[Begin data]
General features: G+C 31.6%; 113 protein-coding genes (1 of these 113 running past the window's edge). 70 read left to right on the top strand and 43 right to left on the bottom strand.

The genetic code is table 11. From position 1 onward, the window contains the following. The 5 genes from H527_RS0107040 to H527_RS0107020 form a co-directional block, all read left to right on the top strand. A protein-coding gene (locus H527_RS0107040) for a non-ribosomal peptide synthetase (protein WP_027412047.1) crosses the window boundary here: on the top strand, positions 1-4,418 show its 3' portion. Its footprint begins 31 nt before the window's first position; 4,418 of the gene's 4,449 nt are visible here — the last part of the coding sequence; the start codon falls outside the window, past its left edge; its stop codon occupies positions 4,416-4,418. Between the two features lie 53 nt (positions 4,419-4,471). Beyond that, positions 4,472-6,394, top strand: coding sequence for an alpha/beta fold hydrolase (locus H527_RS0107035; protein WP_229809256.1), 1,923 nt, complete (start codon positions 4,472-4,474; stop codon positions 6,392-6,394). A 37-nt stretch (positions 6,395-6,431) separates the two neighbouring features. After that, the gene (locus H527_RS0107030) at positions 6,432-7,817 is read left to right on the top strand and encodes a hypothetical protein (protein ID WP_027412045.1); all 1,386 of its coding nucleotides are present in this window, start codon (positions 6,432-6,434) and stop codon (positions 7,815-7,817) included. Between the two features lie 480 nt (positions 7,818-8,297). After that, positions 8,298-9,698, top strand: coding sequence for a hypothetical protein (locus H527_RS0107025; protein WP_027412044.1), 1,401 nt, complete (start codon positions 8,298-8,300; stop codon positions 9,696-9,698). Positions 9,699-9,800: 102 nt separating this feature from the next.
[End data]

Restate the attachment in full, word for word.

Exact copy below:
General features: G+C 31.6%; 113 protein-coding genes (1 of these 113 running past the window's edge). 70 read left to right on the top strand and 43 right to left on the bottom strand.

The genetic code is table 11. From position 1 onward, the window contains the following. The 5 genes from H527_RS0107040 to H527_RS0107020 form a co-directional block, all read left to right on the top strand. A protein-coding gene (locus H527_RS0107040) for a non-ribosomal peptide synthetase (protein WP_027412047.1) crosses the window boundary here: on the top strand, positions 1-4,418 show its 3' portion. Its footprint begins 31 nt before the window's first position; 4,418 of the gene's 4,449 nt are visible here — the last part of the coding sequence; the start codon falls outside the window, past its left edge; its stop codon occupies positions 4,416-4,418. Between the two features lie 53 nt (positions 4,419-4,471). Beyond that, positions 4,472-6,394, top strand: coding sequence for an alpha/beta fold hydrolase (locus H527_RS0107035; protein WP_229809256.1), 1,923 nt, complete (start codon positions 4,472-4,474; stop codon positions 6,392-6,394). A 37-nt stretch (positions 6,395-6,431) separates the two neighbouring features. After that, the gene (locus H527_RS0107030) at positions 6,432-7,817 is read left to right on the top strand and encodes a hypothetical protein (protein ID WP_027412045.1); all 1,386 of its coding nucleotides are present in this window, start codon (positions 6,432-6,434) and stop codon (positions 7,815-7,817) included. Between the two features lie 480 nt (positions 7,818-8,297). After that, positions 8,298-9,698, top strand: coding sequence for a hypothetical protein (locus H527_RS0107025; protein WP_027412044.1), 1,401 nt, complete (start codon positions 8,298-8,300; stop codon positions 9,696-9,698). Positions 9,699-9,800: 102 nt separating this feature from the next.